Typing vs. Writing Notes: What the Research Says - MedCerts

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Taking notes in class has long been the accepted way for students to retain information from lectures. Once laptops became essential for education, many people switched from note-taking with a pen and paper to typing their notes. Because most people can type faster than they can write, this was at first seen as the better option.

But an interesting trend emerged. It seems that although typing may allow you to take more in-depth notes, it does not always lead to better retention of the information they contain. This started a debate among notetakers and those who study them: between typing and writing notes, which is more effective?

Typing vs. Writing Notes

The point of taking notes is to record information from lectures to revisit it and eventually commit it to memory. For this purpose, both typing and handwriting notes have benefits and drawbacks.



The biggest advantage of typing your notes is speed. The faster you can type, the more information you can record from a lecture.


Typing relies on muscle memory. The reason people can type faster than they can write is that the information travels directly from the ears to the fingertips with little mental processing involved. The fingers simply hear the words and type them out, similar to how we can stand and walk without thinking about it.



The biggest advantage to taking notes is that you must process the information to physically write the words. This means that the information being gathered must be processed by the brain before it can be recorded.

Instead of simply letting your fingers do the walking across the keyboard, taking notes with a pen and paper requires you to listen to and digest the material so you can break it down into the key points you want to write.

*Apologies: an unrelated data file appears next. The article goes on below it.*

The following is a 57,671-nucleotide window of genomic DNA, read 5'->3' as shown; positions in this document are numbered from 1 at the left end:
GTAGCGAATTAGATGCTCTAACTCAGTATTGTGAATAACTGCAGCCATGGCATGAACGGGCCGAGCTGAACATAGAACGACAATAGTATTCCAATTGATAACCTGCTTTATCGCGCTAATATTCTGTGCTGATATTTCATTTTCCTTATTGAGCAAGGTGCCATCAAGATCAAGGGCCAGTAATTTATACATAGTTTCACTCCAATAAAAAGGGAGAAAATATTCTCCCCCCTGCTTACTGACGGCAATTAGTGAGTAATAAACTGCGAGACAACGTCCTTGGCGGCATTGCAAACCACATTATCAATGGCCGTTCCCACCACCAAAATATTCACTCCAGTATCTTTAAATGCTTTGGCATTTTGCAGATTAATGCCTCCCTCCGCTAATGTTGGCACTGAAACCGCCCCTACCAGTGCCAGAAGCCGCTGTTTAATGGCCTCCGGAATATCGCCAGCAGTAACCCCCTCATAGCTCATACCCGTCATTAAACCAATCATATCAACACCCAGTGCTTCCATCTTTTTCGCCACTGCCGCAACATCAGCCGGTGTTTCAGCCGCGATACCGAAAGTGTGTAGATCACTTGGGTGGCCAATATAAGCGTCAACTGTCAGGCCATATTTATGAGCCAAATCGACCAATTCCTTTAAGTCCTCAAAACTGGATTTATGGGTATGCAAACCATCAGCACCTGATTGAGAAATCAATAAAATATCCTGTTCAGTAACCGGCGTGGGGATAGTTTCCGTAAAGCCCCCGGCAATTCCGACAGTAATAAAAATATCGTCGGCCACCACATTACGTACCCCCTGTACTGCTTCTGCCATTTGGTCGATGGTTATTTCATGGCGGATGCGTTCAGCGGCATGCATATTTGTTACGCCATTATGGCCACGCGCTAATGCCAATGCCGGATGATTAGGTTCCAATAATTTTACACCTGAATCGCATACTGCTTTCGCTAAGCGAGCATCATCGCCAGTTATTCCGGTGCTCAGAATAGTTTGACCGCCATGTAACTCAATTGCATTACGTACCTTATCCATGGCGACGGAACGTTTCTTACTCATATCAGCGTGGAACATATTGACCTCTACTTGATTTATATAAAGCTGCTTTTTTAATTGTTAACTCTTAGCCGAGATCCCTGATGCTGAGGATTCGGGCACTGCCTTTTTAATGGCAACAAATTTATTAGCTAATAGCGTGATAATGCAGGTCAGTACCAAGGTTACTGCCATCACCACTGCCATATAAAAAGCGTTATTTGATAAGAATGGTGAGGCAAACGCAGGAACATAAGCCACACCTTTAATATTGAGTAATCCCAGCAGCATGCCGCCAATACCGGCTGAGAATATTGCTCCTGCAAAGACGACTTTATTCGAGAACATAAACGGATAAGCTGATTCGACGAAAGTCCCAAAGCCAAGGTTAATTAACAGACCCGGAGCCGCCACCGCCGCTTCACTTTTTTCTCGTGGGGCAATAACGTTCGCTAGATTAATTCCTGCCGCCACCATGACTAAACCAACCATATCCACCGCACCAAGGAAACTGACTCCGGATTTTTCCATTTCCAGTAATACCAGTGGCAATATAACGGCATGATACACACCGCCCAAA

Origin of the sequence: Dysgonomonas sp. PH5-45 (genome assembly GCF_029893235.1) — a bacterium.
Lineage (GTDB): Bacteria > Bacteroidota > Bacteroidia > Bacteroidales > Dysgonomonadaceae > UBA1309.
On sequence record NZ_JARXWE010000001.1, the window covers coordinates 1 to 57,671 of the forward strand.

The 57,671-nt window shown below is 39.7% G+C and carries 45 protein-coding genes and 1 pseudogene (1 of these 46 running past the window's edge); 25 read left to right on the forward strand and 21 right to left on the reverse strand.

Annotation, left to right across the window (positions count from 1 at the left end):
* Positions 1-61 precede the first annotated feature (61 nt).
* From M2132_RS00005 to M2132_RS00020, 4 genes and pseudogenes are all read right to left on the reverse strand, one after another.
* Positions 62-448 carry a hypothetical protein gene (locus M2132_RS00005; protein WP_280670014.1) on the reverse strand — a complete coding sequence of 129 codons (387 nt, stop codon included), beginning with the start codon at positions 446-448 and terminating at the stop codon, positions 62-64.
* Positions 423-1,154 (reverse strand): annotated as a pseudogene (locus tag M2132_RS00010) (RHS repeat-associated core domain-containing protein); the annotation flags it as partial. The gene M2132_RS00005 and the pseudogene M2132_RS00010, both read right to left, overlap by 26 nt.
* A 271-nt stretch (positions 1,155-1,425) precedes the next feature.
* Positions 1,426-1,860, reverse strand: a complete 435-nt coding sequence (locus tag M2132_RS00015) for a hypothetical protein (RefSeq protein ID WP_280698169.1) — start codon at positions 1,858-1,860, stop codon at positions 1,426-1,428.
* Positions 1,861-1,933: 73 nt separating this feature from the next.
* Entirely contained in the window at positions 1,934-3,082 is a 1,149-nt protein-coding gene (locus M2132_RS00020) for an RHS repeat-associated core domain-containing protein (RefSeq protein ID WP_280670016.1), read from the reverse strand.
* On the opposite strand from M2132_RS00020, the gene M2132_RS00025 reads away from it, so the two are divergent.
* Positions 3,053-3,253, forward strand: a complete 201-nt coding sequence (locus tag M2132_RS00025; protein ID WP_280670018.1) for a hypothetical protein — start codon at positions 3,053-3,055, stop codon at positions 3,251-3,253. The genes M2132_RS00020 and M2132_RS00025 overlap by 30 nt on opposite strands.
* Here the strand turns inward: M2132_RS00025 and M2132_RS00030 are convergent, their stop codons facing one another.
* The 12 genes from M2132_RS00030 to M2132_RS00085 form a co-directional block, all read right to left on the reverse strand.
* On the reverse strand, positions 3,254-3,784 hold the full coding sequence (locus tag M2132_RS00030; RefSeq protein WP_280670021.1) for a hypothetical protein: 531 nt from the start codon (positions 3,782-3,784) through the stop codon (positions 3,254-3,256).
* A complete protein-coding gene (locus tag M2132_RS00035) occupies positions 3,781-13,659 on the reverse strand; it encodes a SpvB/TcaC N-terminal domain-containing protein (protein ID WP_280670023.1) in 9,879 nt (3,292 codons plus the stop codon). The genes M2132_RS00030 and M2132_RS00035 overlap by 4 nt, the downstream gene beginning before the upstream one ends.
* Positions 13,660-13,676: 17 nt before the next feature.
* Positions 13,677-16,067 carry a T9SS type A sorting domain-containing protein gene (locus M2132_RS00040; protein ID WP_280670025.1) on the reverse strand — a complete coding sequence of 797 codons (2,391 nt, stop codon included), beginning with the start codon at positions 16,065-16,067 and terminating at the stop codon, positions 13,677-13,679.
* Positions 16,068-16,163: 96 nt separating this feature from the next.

There are two major drawbacks to handwritten notes. The first is the fact that the process is slower and may lead to missed information. The other is legibility — if you rush to get notes down on paper, you may find that you cannot decipher what you have written.

Does Writing Notes Help You Remember?

A recent study by researchers at Princeton and UCLA found that there are definite links between handwriting notes and committing them to memory. The act of writing requires the brain to be an active participant in the note-taking process. Typing does not. This makes a huge difference when it comes to retaining information.

Rereading your handwritten notes triggers memories of the information having been processed before. Rereading typed notes is more akin to seeing the information for the first time as far as the processing areas of your brain are concerned.

We live in a world where speed and convenience are often equated to quality. But when it comes to typing versus handwriting notes, it turns out that the traditional way of doing things — although slower and, arguably, less convenient — is the better option. Handwriting notes improves your retention of the material, which boosts your ability to learn with less need for review and study. This is ultimately a more efficient process, even if the process of note-taking itself is more time-consuming.

Portrait of Julie Campos
Written by Julie Campos
Vice President of Student Success and Career Services

Julie Campos is the Vice President of Student Success and Career Services at MedCerts. She brings over 14 years of experience in Online Higher Education in both Student Support and Enrollment and started her career at the University of Phoenix, serving most of her tenure as a student-facing leader.

Julie has her Bachelors of Liberal Arts in Political Science from the University of Texas at El Paso, and her Masters in Business Administration from the University of Phoenix. Her areas of expertise are student support in online higher education environments and working with nontraditional students. At MedCerts, she is focused on creating a pro-active student central support model for MedCerts students to reach their goals and has developed the MedCerts Student Support and Outreach Model, created MedCerts Student Success Advisor reports and Dashboards, as well as the Student Success Advisor Playbook. Her proactive approach to student support has been crucial in meeting MedCerts’ student’s needs, as well as completion and certification goals.

Julie has three children – a 10-year-old son and 12- and 4-year-old daughters, who keep her and her husband busy with sports. She is also an avid crafter with an entire room of her home dedicated to the hobby. In her free time, she enjoys teaching wreath making and even has a few “how-to” YouTube videos on the subject!

Published on January 13, 2022


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